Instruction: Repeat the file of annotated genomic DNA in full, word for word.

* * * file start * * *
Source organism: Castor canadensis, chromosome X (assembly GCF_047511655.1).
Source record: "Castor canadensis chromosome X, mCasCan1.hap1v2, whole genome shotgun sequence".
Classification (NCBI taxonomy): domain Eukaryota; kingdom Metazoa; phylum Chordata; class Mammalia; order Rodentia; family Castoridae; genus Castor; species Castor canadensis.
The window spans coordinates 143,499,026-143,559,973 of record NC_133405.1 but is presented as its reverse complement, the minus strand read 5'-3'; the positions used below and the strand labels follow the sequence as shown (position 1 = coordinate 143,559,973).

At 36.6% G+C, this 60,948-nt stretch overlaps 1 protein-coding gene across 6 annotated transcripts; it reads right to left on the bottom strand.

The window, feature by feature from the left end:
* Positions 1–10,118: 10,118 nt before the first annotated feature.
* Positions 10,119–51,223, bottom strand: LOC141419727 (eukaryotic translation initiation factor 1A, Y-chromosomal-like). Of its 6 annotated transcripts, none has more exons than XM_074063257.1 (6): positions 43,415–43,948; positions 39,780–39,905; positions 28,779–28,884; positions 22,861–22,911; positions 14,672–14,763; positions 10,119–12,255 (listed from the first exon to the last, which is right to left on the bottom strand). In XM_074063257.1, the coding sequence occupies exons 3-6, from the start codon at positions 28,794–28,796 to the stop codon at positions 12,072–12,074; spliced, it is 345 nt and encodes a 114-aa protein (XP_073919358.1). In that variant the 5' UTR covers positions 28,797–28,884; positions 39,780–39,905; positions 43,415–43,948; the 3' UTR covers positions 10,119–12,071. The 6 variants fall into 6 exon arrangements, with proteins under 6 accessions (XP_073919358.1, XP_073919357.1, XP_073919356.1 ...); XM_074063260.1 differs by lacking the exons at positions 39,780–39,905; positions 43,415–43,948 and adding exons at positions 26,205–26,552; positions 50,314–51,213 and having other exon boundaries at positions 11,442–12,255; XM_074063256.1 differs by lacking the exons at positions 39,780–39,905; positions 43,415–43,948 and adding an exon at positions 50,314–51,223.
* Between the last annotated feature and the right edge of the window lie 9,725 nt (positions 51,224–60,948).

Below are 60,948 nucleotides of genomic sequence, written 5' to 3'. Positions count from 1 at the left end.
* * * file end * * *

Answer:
Source organism: Castor canadensis, chromosome X (assembly GCF_047511655.1).
Source record: "Castor canadensis chromosome X, mCasCan1.hap1v2, whole genome shotgun sequence".
Classification (NCBI taxonomy): domain Eukaryota; kingdom Metazoa; phylum Chordata; class Mammalia; order Rodentia; family Castoridae; genus Castor; species Castor canadensis.
The window spans coordinates 143,499,026-143,559,973 of record NC_133405.1 but is presented as its reverse complement, the minus strand read 5'-3'; the positions used below and the strand labels follow the sequence as shown (position 1 = coordinate 143,559,973).

At 36.6% G+C, this 60,948-nt stretch overlaps 1 protein-coding gene across 6 annotated transcripts; it reads right to left on the bottom strand.

The window, feature by feature from the left end:
* Positions 1–10,118: 10,118 nt before the first annotated feature.
* Positions 10,119–51,223, bottom strand: LOC141419727 (eukaryotic translation initiation factor 1A, Y-chromosomal-like). Of its 6 annotated transcripts, none has more exons than XM_074063257.1 (6): positions 43,415–43,948; positions 39,780–39,905; positions 28,779–28,884; positions 22,861–22,911; positions 14,672–14,763; positions 10,119–12,255 (listed from the first exon to the last, which is right to left on the bottom strand). In XM_074063257.1, the coding sequence occupies exons 3-6, from the start codon at positions 28,794–28,796 to the stop codon at positions 12,072–12,074; spliced, it is 345 nt and encodes a 114-aa protein (XP_073919358.1). In that variant the 5' UTR covers positions 28,797–28,884; positions 39,780–39,905; positions 43,415–43,948; the 3' UTR covers positions 10,119–12,071. The 6 variants fall into 6 exon arrangements, with proteins under 6 accessions (XP_073919358.1, XP_073919357.1, XP_073919356.1 ...); XM_074063260.1 differs by lacking the exons at positions 39,780–39,905; positions 43,415–43,948 and adding exons at positions 26,205–26,552; positions 50,314–51,213 and having other exon boundaries at positions 11,442–12,255; XM_074063256.1 differs by lacking the exons at positions 39,780–39,905; positions 43,415–43,948 and adding an exon at positions 50,314–51,223.
* Between the last annotated feature and the right edge of the window lie 9,725 nt (positions 51,224–60,948).

Below are 60,948 nucleotides of genomic sequence, written 5' to 3'. Positions count from 1 at the left end.